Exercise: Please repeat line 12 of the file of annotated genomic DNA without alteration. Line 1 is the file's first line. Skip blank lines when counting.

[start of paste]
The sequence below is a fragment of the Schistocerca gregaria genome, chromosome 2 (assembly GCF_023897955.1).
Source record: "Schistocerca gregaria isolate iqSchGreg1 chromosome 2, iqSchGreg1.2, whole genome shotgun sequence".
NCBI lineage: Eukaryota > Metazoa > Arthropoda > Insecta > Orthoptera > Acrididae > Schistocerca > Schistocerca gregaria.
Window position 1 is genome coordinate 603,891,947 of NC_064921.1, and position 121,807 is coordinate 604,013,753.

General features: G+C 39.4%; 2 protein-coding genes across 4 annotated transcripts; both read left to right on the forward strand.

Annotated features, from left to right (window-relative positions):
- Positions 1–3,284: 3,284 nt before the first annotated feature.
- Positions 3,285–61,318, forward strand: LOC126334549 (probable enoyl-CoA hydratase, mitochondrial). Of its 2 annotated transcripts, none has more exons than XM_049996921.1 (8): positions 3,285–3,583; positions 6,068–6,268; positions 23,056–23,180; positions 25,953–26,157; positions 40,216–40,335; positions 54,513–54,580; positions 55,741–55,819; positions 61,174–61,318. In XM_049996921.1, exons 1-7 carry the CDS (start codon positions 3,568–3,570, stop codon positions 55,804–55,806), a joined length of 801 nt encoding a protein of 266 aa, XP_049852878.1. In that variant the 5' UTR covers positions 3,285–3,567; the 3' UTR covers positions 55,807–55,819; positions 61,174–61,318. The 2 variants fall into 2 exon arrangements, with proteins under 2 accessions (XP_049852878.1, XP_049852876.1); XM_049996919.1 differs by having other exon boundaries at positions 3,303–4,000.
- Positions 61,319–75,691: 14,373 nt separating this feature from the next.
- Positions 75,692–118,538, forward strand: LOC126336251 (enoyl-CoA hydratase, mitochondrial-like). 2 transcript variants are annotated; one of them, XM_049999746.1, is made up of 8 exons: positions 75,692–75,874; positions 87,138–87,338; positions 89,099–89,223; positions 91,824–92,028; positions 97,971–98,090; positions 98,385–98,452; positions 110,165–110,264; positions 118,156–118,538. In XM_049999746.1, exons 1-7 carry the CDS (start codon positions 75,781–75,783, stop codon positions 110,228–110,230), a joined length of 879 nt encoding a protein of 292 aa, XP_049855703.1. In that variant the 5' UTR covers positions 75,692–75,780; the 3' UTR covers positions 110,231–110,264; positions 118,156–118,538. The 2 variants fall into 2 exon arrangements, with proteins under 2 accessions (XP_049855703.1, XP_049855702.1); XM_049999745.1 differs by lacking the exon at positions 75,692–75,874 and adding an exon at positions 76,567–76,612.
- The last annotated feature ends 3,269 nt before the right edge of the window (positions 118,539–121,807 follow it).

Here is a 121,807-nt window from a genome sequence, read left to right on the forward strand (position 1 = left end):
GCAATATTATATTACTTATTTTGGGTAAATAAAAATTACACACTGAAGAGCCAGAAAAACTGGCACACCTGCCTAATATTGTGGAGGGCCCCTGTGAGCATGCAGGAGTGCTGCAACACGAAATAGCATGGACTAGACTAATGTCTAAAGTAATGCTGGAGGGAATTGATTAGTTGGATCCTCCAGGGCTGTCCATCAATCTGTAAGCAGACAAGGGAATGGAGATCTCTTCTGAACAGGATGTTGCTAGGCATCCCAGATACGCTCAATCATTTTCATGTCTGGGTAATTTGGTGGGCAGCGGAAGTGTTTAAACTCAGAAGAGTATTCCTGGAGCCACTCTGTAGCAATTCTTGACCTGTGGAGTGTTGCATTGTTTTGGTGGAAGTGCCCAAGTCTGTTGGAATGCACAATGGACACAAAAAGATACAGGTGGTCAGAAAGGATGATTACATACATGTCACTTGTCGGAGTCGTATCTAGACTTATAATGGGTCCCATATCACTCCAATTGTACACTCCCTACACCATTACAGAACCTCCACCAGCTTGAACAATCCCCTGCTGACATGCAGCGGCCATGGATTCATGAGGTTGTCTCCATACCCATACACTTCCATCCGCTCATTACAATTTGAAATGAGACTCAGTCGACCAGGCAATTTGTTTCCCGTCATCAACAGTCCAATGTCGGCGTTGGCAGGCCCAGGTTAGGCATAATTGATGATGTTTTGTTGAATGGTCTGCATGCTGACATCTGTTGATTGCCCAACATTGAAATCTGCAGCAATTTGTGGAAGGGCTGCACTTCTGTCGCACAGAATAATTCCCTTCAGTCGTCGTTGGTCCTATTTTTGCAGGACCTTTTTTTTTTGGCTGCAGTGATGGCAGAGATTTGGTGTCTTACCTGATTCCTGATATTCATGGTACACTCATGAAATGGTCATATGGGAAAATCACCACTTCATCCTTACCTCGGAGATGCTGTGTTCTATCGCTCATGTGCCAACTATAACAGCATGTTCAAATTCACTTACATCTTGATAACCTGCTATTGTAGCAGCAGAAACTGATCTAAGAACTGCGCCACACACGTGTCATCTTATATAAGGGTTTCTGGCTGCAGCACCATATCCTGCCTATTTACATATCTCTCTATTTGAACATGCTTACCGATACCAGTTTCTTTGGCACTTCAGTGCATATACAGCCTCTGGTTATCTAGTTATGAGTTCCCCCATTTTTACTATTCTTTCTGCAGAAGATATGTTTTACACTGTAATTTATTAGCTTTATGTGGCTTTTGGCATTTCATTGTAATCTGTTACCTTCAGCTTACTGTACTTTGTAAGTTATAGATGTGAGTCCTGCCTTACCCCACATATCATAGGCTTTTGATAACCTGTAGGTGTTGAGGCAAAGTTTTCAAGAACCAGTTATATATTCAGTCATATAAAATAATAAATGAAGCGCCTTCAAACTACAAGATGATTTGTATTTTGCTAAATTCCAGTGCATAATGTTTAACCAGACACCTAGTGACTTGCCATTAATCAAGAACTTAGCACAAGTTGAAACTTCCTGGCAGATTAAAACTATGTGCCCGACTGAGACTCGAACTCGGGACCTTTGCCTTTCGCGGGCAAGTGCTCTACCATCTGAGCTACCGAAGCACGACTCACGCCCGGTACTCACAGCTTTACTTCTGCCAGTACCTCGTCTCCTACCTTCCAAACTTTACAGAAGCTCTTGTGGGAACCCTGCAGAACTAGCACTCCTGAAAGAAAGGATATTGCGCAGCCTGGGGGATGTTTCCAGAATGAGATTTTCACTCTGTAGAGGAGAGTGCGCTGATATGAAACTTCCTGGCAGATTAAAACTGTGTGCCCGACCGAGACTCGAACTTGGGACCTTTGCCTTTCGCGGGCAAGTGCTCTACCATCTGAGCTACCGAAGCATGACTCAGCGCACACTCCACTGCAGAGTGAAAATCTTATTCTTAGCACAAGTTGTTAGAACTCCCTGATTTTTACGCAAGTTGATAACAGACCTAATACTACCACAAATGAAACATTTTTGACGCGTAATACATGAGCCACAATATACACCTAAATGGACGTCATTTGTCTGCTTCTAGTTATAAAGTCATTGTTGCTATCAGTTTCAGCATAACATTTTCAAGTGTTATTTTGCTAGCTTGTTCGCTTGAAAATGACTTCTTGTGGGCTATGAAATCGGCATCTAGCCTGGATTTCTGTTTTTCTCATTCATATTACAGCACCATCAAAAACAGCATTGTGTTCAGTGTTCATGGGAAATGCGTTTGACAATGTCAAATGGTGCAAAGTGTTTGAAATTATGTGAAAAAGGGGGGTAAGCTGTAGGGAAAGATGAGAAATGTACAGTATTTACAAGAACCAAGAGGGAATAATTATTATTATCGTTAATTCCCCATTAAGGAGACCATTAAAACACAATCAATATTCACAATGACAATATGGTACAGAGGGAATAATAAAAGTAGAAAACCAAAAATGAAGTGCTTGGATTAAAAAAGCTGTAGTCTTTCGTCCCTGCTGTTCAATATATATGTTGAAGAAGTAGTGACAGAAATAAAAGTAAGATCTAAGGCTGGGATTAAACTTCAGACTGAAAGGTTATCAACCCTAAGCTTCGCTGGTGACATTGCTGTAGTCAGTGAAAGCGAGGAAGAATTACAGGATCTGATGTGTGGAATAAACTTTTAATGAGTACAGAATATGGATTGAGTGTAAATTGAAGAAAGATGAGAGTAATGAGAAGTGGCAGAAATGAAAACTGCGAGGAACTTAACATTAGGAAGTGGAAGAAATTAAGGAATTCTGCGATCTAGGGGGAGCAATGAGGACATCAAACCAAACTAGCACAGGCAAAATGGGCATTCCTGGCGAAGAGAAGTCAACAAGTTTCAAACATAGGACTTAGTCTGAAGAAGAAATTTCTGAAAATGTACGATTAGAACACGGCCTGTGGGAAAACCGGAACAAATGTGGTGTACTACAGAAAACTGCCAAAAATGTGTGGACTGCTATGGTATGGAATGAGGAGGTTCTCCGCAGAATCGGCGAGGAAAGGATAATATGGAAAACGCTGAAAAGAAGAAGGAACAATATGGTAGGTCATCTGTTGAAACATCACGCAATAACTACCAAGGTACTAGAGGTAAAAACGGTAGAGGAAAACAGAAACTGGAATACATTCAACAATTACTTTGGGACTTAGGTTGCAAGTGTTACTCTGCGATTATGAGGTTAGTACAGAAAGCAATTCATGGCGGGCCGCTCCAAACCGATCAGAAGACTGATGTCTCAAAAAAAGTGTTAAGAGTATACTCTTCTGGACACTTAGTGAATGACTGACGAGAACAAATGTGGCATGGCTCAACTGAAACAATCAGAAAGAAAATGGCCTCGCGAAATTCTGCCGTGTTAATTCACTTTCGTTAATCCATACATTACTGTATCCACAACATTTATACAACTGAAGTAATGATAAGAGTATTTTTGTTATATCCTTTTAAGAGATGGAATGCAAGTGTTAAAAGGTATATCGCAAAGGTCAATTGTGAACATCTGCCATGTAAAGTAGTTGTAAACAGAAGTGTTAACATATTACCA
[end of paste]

Here is a 121,807-nt window from a genome sequence, read left to right on the forward strand (position 1 = left end):